02:45 GMT29 November 2020
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    The 22 October debate between President Donald Trump and ex-vice president and Democratic nominee Joe Biden has brought an end to a series of pre-election face-offs. Academics and political analysts have discussed the contenders' final political battle and its potential impact on the outcome of the election.

    The contest's assessment in the US media has polarised along party lines: CNN and The New York Times insist that Joe Biden nailed it and won while the National Review and Fox News called out the Democratic contender's "lies", arguing that Donald Trump's performance was stronger. However, both parties agree that since over 47 million Americans have voted early in the 2020 elections the 22 October clash could hardly become a game changer.

    The Contenders' Behaviour

    "The final debate between President Donald Trump and Vice President Joe Biden was certainly more orderly and substantive than the first matchup a few weeks ago", says Dr Ryan Burge, a political scientist at Eastern Illinois University.

    The last-minute rule changes allowing the moderator to mute the mics of the candidates apparently served its purpose and voters were able to see clear policy differences between their two options for president, according to the political scientist.

    "Trump seemed to change his strategy for this debate, trying to be kinder, less boisterous, and more deferential to the moderator and his opponent", Burge observes. "However, he drifted from that tone as the night wore on. He began to go back to his posture in the first debate - disruptive, loud, and argumentative".

    Coronavirus Pandemic

    Out of the six topics offered for discussion by the event's moderator, NBC White House correspondent Kristen Welker, Joe Biden effectively criticised Trump for his handling of the crisis, notes Thomas Sutton, a professor and political analyst at Baldwin Wallace University in Ohio.  

    ​"Biden said Trump had no plan, played down the seriousness of the crisis in January, and was partly responsible for 220,000 deaths in the US", the professor notes, adding that for his part, the incumbent president "strongly defended his handling of the COVID-19 crisis", "promising that the country was turning a corner, and that a vaccination would soon be widely available".

    ​The former vice president even went as far as to suggest that "anyone who's responsible for that many deaths should not remain as president of the United States of America".

    "Biden often turned to the camera to speak directly to the audience about how families were struggling with COVID-19", Wallace recollects.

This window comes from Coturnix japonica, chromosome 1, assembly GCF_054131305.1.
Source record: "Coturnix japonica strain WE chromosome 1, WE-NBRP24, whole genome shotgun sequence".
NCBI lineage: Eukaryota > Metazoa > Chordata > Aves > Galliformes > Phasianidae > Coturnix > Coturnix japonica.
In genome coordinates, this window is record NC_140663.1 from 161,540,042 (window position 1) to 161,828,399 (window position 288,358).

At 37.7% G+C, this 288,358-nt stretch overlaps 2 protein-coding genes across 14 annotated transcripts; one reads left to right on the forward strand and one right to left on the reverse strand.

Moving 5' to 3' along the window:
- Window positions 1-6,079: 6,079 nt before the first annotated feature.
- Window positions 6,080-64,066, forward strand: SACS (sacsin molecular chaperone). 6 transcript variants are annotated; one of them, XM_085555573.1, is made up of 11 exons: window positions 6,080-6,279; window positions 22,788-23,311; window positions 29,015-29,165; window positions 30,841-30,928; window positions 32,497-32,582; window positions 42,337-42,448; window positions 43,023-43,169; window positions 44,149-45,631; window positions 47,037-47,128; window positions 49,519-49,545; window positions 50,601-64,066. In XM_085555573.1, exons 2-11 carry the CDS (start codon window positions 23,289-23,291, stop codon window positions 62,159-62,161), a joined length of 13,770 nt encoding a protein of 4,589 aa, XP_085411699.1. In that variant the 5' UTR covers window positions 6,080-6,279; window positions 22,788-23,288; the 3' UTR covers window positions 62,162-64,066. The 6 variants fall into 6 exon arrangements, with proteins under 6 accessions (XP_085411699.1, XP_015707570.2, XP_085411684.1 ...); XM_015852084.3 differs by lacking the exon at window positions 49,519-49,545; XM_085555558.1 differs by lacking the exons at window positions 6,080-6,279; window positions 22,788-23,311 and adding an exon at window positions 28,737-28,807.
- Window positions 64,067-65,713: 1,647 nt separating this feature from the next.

Economy, National Security, and Foreign Policy

    While the handling of the COVID-19 pandemic remains Trump's sore point, the president performed better when it came to more typical questions like the economy, national security, and foreign policy, according to Matthew Wilson, associate professor of political science at Southern Methodist University.

    He notes that Biden did provide Trump some openings to criticise him in the campaign's closing weeks. 

    ​"His promise to phase out the oil industry will not play well in many parts of the country, and his claim that no one lost their health insurance under Obamacare was dubious", Wilson points out.

    ​Biden was also spotted committing a number of gaffes. One of them was the ex-vice president's "misplaced reference" to Adolf Hitler during the discussion of US foreign policy, as Democratic strategist Doug Schoen remarked in his op-ed for Fox News.

    "Having a good relationship with leaders of other countries is a good thing", Trump noted touching upon US negotiations with North Korean leader Kim Jong-un.

    Biden responded: "That's like saying we had a good relationship with Hitler before he in fact invaded Europe".
    Immigration, Race, and Climate Change

    Immigration, race, and climate change issues have also exposed stark differences between the contenders, according to Emma Long, senior lecturer in American Studies at the University of East Anglia.

    Biden described immigrant children being "ripped" from their families, while Trump argued that Latin American cartels and gangs are using these minors to get into the US, adding that the roots of the problem lie in the Obama administration's policies.

    The two also clashed over the 1994 Crime Bill, which was at that time backed by Biden and led to the mass incarceration of young black men. While acknowledging that support for the legislation was a mistake, Biden fought back claiming that Trump is "the most racist president in American history".

    ​As for climate change, while Biden called it an existential threat to the nation, Trump retorted that the Paris Accords hurt the US economy, the lecturer points out.